Because phase changes generally occur at constant pressure (i.e., in a reaction vessel open to the atmosphere), the heat can be described by a change in enthalpy (ΔH=qp=nCp ΔT, where n is the number of moles of the substance and Cp is the molar heat capacity at constant pressure). For phase transitions involving the breaking of intermolecular attractions, heat is added and ΔH is positive, because the system is going from a lower-enthalpy phase to a higher-enthalpy phase, as shown by the direction of the vertical arrow to the right of Figure 4. Hence, fusion, vaporization, and sublimation are all endothermic phase transitions. For phase transitions involving the forming of intermolecular attractions, heat is released and ΔH is negative, because the system is going from a higher-enthalpy phase to a lower-enthalpy phase, as shown in Figure 4. Hence, freezing, condensation, and deposition are all exothermic phase transitions. The direction of the enthalpy change for each of the phase-transition processes named in Figure 4 is shown in Table 1, below.

Phase Transition

Direction of ΔH

Fusion (Melting)
(solid to liquid)

ΔH>0; enthalpy increases
(endothermic process)

(liquid to gas)

ΔH>0; enthalpy increases
(endothermic process)

(solid to gas)

ΔH>0; enthalpy increases
(endothermic process)

(liquid to solid)

ΔH<0; enthalpy decreases
(exothermic process)

(gas to liquid)

ΔH<0; enthalpy decreases
(exothermic process)

(gas to solid)

ΔH<0; enthalpy decreases
(exothermic process)

Table 1

This table shows the sign of the enthalpy change for each of the phase transitions described above. Recall that endothermic processes have a positive enthalpy change, and exothermic processes have a negative enthalpy change.

As with other chemical reactions, because enthalpy is a state function, ΔH for phase transitions can be added or subtracted according to Hess's law. (Recall from Chem 112 and the Introduction to the experiment that, according to Hess's law, when chemical reactions are added or subtracted to achieve a net reaction, the corresponding ΔH's are added or subtracted to obtain the ΔH for that net reaction.)

The enthalpy change of phase transitions can also be used to explain differences in melting points and boiling points of substances. A given substance has a characteristic range of temperatures at which it undergoes each of the phase transitions (at a given pressure). These temperatures are named for the phase transition that occurs at the temperature (e.g., melting point). In general, the greater the enthalpy change for a phase transition is (the more heat required for an endothermic transition, or released for an exothermic transition), the greater the temperature is at which the substance undergoes the phase transition. For example, liquids with strong intermolecular attractions require more heat to vaporize than liquids with weak intermolecular attractions; therefore, the boiling point (vaporization point) for these liquids will be higher than for the liquids with weaker intermolecular attractions.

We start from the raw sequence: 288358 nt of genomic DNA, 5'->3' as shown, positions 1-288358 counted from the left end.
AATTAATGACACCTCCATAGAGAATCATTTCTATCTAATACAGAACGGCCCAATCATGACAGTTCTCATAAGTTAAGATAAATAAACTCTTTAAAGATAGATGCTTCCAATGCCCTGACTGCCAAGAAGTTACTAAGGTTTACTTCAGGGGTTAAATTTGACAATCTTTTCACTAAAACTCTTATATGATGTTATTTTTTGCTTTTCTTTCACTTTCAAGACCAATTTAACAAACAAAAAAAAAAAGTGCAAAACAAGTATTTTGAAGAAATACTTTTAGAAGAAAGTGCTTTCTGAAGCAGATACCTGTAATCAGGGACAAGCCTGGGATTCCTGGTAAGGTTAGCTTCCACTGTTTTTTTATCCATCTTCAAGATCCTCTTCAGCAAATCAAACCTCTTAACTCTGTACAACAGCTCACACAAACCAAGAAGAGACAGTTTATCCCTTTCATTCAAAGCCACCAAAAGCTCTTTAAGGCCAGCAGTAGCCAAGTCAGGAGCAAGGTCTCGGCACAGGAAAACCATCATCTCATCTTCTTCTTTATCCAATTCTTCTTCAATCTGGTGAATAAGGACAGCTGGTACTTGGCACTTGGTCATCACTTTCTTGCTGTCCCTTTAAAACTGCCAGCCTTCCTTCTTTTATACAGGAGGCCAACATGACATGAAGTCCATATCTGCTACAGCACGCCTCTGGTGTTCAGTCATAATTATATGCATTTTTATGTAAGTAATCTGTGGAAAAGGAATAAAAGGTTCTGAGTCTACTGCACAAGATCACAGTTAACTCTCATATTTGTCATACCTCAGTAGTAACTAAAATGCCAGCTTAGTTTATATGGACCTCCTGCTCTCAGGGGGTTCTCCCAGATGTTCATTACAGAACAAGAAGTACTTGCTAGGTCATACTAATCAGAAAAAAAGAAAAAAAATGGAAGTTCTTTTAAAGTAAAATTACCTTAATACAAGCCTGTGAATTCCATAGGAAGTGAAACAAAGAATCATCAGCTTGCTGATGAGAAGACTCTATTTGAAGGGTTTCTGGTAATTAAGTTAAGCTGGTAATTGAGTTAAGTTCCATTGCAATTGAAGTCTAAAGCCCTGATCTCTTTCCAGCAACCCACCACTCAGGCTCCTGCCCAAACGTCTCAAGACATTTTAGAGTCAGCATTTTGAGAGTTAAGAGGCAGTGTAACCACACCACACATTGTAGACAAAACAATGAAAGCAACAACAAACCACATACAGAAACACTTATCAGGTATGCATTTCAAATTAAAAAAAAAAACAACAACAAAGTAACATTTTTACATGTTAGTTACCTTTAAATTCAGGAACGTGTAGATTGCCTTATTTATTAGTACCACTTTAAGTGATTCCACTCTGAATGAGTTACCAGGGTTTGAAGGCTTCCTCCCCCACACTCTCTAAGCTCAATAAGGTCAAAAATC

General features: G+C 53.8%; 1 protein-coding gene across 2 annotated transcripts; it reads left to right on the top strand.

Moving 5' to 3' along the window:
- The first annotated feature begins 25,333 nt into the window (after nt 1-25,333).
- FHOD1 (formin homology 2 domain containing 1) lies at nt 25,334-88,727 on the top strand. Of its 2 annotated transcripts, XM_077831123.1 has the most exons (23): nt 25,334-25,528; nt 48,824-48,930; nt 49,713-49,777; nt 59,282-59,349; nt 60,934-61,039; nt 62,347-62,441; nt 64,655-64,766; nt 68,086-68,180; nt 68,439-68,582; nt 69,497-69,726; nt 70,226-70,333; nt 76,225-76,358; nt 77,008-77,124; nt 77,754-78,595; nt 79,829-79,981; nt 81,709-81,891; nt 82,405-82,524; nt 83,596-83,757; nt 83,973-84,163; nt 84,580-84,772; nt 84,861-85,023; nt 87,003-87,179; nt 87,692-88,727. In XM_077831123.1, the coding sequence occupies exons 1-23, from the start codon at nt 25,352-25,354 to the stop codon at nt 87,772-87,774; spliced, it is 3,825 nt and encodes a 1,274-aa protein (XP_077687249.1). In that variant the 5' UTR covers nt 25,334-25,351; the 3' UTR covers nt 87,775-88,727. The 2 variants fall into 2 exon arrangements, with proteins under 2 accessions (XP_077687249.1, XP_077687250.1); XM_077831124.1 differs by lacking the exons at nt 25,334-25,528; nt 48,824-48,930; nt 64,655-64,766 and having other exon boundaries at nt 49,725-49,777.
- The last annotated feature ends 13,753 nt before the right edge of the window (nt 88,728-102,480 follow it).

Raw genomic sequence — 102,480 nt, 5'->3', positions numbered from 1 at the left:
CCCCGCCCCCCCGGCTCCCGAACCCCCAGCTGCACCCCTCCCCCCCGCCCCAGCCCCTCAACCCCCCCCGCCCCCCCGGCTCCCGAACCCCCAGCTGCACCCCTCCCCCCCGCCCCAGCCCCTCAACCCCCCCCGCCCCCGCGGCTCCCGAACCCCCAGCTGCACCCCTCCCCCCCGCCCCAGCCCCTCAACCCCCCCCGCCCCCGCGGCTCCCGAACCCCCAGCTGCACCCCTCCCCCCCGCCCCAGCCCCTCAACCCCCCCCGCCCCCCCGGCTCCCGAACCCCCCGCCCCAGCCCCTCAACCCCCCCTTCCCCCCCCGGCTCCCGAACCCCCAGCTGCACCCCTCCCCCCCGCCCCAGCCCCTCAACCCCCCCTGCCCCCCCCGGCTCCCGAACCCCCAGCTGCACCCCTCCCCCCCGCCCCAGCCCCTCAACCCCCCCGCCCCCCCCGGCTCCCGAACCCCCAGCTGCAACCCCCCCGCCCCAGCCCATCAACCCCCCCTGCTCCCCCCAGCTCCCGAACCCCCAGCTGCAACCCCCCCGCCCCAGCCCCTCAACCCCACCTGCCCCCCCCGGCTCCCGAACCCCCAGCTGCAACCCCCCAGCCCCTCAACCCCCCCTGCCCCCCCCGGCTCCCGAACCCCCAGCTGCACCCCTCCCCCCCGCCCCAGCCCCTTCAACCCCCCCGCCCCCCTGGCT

Questions on Phases and Phase Transitions


Now, we shall use our understanding of heat engines and phase transitions to explain how refrigerators work. The enthalpy changes associated with phase transitions may be used by a heat engine (Figure 1) to do work and to transfer heat between (1) the substance undergoing a phase transition and (2) its surrounding environment. In a heat engine, a "working substance" absorbs heat at a high temperature and converts part of this heat to work. In a secondary process, the rest of the heat is released to the surroundings at a lower temperature, because the heat engine is not 100% efficient.

As shown in Figure 2, a refrigerator can be thought of as a heat engine in reverse. The cooling effect in a refrigerator is achieved by a cycle of condensation and vaporization of the nontoxic compound CCl2F2 (Freon-12). As shown in Figure 5, the refrigerator contains (1) an electrically-powered compressor that does work on Freon gas, and (2) a series of coils that allow heat to be released outside (on the back of) the refrigerator or absorbed from inside the refrigerator as Freon passes through these coils.

Figure 5

This is a schematic diagram of the major functional components of a refrigerator. The major features include a compressor containing Freon (CCl2F2) gas, an external heat-exchange coil (on the outside back of the refrigerator) in which the Freon passes and condenses, an expansion valve, and a heat-exchange coil inside the insulated compartment of the refrigerator (blue) in which the Freon is vaporized, absorbing heat from inside the refrigerator (and thus lowering its temperature).